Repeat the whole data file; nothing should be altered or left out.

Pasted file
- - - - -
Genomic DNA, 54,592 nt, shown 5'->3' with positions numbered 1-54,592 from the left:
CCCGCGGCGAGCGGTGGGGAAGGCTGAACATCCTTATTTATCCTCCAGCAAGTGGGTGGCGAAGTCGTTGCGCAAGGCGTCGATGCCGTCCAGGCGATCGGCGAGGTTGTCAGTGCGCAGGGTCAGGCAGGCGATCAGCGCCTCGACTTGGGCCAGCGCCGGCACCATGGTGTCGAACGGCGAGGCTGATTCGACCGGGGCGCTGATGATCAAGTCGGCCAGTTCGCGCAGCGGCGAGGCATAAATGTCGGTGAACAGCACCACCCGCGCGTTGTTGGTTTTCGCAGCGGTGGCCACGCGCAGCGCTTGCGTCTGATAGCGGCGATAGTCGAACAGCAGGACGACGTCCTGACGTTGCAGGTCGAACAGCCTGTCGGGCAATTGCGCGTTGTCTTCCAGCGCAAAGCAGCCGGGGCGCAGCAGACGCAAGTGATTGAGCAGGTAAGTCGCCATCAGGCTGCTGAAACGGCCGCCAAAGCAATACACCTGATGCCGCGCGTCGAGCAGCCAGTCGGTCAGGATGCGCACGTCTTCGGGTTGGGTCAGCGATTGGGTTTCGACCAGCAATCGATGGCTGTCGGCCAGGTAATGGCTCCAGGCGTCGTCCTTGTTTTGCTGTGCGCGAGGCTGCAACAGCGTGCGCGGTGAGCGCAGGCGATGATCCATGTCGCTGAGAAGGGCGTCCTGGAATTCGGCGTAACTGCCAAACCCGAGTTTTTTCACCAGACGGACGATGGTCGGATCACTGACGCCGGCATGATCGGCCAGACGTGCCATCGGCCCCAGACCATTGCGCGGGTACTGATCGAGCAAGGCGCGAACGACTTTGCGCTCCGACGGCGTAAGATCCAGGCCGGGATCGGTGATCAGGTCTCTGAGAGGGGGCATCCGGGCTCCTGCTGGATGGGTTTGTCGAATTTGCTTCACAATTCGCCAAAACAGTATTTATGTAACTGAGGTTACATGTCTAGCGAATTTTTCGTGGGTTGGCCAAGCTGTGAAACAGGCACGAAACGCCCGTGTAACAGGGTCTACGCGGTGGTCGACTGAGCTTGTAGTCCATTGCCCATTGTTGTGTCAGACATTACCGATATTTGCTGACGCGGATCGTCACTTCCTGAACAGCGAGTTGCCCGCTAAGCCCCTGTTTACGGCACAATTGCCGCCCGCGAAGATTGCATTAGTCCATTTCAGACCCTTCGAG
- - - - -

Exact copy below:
Genomic DNA, 54,592 nt, shown 5'->3' with positions numbered 1-54,592 from the left:
CCCGCGGCGAGCGGTGGGGAAGGCTGAACATCCTTATTTATCCTCCAGCAAGTGGGTGGCGAAGTCGTTGCGCAAGGCGTCGATGCCGTCCAGGCGATCGGCGAGGTTGTCAGTGCGCAGGGTCAGGCAGGCGATCAGCGCCTCGACTTGGGCCAGCGCCGGCACCATGGTGTCGAACGGCGAGGCTGATTCGACCGGGGCGCTGATGATCAAGTCGGCCAGTTCGCGCAGCGGCGAGGCATAAATGTCGGTGAACAGCACCACCCGCGCGTTGTTGGTTTTCGCAGCGGTGGCCACGCGCAGCGCTTGCGTCTGATAGCGGCGATAGTCGAACAGCAGGACGACGTCCTGACGTTGCAGGTCGAACAGCCTGTCGGGCAATTGCGCGTTGTCTTCCAGCGCAAAGCAGCCGGGGCGCAGCAGACGCAAGTGATTGAGCAGGTAAGTCGCCATCAGGCTGCTGAAACGGCCGCCAAAGCAATACACCTGATGCCGCGCGTCGAGCAGCCAGTCGGTCAGGATGCGCACGTCTTCGGGTTGGGTCAGCGATTGGGTTTCGACCAGCAATCGATGGCTGTCGGCCAGGTAATGGCTCCAGGCGTCGTCCTTGTTTTGCTGTGCGCGAGGCTGCAACAGCGTGCGCGGTGAGCGCAGGCGATGATCCATGTCGCTGAGAAGGGCGTCCTGGAATTCGGCGTAACTGCCAAACCCGAGTTTTTTCACCAGACGGACGATGGTCGGATCACTGACGCCGGCATGATCGGCCAGACGTGCCATCGGCCCCAGACCATTGCGCGGGTACTGATCGAGCAAGGCGCGAACGACTTTGCGCTCCGACGGCGTAAGATCCAGGCCGGGATCGGTGATCAGGTCTCTGAGAGGGGGCATCCGGGCTCCTGCTGGATGGGTTTGTCGAATTTGCTTCACAATTCGCCAAAACAGTATTTATGTAACTGAGGTTACATGTCTAGCGAATTTTTCGTGGGTTGGCCAAGCTGTGAAACAGGCACGAAACGCCCGTGTAACAGGGTCTACGCGGTGGTCGACTGAGCTTGTAGTCCATTGCCCATTGTTGTGTCAGACATTACCGATATTTGCTGACGCGGATCGTCACTTCCTGAACAGCGAGTTGCCCGCTAAGCCCCTGTTTACGGCACAATTGCCGCCCGCGAAGATTGCATTAGTCCATTTCAGACCCTTCGAG